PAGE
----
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Collecting metrics with RabbitMQ monitoring tools

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Last updated: January 31, 2018

When collecting RabbitMQ metrics, you can take advantage of RabbitMQ’s built-in monitoring tools and ecosystem of plugins. In this post, we’ll introduce these RabbitMQ monitoring tools and show you how you can use them in your own messaging setup.

ToolWhat you getMetrics it collects
Built-in CLIStatus snapshots of RabbitMQ’s core application objectsNode resource use, Queue performance
Management pluginA built-in web server that reports metrics via UI and APIExchange metrics, Node resource use, Connection performance, Queue performance
Tracing toolsExchanges that report events from messages and application objectsEvents

The built-in CLI

For a quick scan of your application’s vital signs, you can turn to RabbitMQ’s CLI: rabbitmqctl. This tool, which comes installed with RabbitMQ, lets you perform management tasks (check server status, add nodes to a cluster, etc.) and exposes metrics about RabbitMQ objects such as queues, exchanges, and nodes. Values of RabbitMQ metrics are snapshots from the moment you run the command. Since the only configuration rabbitmqctl requires is a set of command line options, the tool is a quick way to get a high-level view into key metrics.

rabbitmqctl lets you access many of the metrics we cover in Part 1, including node-level resource metrics, connection performance metrics, and detailed breakdowns of message counts within queues. A full list of rabbitmqctl metrics is here.

You can collect most metrics from the CLI by running

rabbitmqctl list_<item>

The <item> might be a kind of application object, such as queues or exchanges, or other sources of data like users or permissions. You can specify which RabbitMQ metrics to collect, and rabbitmqctl returns them as a series of columns.

For instance, we might use rabbitmqctl to check for bottlenecks in an application that queries an API for data about New York City. The application retrieves raw data from the API and passes it to a queue. The queue’s consumer processes the data, aggregates it by borough, and sends it to another queue. To query RabbitMQ for queue names, total messages, messages ready for consumption, state (running, idle…), and consumer utilization, we can run:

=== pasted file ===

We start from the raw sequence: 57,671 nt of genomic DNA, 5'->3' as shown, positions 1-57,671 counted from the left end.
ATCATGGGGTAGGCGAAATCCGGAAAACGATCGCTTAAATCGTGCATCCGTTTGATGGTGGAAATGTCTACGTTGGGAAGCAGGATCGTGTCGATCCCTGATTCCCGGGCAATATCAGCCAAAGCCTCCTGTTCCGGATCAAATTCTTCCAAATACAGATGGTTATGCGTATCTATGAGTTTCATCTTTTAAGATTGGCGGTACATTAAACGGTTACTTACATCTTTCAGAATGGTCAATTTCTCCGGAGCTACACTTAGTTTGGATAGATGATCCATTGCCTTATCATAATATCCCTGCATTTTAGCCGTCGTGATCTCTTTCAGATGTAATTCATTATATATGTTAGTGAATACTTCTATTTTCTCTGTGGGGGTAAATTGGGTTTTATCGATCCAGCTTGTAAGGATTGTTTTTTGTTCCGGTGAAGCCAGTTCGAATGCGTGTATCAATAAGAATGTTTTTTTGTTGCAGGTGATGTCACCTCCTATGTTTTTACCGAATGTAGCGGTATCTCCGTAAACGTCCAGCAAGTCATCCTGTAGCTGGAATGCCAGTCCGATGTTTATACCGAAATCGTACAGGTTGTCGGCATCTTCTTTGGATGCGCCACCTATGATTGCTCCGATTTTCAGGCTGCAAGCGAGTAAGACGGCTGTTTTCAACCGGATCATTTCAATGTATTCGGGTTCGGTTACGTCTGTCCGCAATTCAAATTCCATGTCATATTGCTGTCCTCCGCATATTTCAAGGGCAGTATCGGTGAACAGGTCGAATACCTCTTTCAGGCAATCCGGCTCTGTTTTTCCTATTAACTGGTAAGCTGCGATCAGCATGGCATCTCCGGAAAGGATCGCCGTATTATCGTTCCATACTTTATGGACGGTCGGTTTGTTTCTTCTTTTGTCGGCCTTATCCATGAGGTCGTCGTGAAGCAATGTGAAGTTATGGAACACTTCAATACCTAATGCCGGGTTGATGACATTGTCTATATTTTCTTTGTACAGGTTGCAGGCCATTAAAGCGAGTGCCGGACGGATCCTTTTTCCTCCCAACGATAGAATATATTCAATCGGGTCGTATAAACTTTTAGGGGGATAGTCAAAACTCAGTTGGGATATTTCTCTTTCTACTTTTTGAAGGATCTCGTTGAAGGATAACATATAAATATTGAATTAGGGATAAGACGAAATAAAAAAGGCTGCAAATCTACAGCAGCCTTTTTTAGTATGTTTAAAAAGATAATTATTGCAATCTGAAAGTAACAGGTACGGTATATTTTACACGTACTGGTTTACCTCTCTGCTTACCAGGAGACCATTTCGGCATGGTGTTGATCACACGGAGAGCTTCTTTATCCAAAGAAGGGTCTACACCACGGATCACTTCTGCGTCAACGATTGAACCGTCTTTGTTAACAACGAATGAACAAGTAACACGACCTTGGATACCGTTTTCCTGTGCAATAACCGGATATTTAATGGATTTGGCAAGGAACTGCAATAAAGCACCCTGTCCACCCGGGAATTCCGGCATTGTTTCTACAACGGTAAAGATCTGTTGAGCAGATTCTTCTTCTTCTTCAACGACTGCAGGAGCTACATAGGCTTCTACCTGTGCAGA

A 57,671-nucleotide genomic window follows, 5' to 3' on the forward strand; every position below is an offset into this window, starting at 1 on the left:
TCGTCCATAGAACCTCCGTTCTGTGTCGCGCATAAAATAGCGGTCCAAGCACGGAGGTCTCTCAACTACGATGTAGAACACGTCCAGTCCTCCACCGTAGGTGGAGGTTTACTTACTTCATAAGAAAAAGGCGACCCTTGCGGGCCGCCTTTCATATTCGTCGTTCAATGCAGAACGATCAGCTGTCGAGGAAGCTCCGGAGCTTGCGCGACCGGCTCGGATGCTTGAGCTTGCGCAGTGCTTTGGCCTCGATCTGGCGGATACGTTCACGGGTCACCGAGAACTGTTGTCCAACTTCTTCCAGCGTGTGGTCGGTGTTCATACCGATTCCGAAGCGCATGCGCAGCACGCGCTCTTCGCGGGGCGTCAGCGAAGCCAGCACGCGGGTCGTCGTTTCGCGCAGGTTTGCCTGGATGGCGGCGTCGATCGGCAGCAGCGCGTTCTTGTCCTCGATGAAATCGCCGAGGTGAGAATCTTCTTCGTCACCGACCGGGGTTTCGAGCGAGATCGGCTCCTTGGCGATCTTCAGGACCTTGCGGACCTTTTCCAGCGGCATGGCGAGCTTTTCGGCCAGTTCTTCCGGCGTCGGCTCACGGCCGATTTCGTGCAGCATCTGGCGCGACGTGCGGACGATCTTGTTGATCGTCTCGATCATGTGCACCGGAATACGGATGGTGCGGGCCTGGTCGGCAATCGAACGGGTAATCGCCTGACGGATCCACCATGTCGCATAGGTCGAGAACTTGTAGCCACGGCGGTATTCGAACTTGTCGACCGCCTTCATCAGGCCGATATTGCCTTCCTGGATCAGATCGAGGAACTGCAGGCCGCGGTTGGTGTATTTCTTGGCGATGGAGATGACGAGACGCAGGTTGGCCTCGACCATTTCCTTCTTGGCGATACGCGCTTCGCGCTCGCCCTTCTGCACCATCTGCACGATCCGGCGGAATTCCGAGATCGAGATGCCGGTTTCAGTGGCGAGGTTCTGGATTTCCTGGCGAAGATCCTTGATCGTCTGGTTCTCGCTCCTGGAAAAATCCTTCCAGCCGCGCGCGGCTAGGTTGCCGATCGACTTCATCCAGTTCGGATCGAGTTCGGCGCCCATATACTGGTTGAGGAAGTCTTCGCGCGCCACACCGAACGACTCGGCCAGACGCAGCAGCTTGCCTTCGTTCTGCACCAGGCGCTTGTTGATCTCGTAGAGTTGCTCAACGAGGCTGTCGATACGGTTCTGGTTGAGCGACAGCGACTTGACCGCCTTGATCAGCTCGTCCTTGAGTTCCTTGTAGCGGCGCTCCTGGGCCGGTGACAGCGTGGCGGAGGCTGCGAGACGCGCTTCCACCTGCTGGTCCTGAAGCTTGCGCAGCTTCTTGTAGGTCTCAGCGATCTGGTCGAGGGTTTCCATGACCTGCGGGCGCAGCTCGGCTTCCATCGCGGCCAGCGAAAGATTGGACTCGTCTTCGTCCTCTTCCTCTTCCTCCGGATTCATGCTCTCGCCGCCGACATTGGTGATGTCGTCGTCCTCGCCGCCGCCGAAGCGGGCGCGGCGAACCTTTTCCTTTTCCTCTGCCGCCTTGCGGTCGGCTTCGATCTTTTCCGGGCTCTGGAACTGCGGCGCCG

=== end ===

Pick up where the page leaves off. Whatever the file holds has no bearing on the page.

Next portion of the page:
sudo rabbitmqctl list_queues name messages messages_ready state consumer_utilisation

A full list of columns for queues is here. “Utilisation” uses the British spelling. The resulting data looks like this:

Listing queues
staten_island_queue     426     426     running
bronx_queue             0       0       running       1.0
brooklyn_queue          0       0       running       1.0
queens_queue            0       0       running       1.0
manhattan_queue         0       0       running       1.0
raw_data                1       0       running       1.0
all_events              0       0       running       1.0
tracer                  0       0       running       1.0

Though each queue is running, staten_island_queue has two metrics with especially high values: messages_ready and messages. Messages are entering the queue and not leaving. As it turns out, staten_island_queue has no consumer_utilisation. While the other queues report the maximum value of 1.0, this one shows a blank. The queue’s consumers are not available to receive messages. One next step could be to investigate our consumers for exceptions.

Another use of rabbitmqctl is to get a quick set of metrics about your RabbitMQ environment. The command rabbitmqctl status lists statistics about the runtime of your RabbitMQ server. Here you’ll find a number of node-level resource metrics, including usage for file descriptors, sockets, and disk space. You’ll also find, as shown here, a breakdown of memory usage in bytes:

{memory,
     [{connection_readers,255008},
      {connection_writers,81400},
      {connection_channels,189272},
      {connection_other,694920},
      {queue_procs,382048},
      {queue_slave_procs,0},
      {plugins,3236488},
      {other_proc,19575592},
      {metrics,260224},
      {mgmt_db,2080600},
      {mnesia,79832},
      {other_ets,1970600},
      {binary,29566616},
      {msg_index,44360},
      {code,24918337},
      {atom,1041593},
      {other_system,9716726},
      {allocated_unused,24424144},
      {reserved_unallocated,1347584},
      {total,119865344}]}

The management plugin

The RabbitMQ management plugin extends its host node with a web server, which reports metrics from the host node and any nodes in its cluster. It comes with an HTTP API, an interactive web UI, and an extended set of command line tools. The API and web interface report the same metrics as rabbitmqctl, and add statistics of their own.

For example, the RabbitMQ management plugin exposes the message_stats object, which gives you counts and rates of traffic through your messaging setup. This is where you’ll find the metrics related to exchanges and message rates in Part 1. Do note that the management plugin only stores up to one day of metrics. Depending on your needs, you may opt to query the API and store the return values yourself.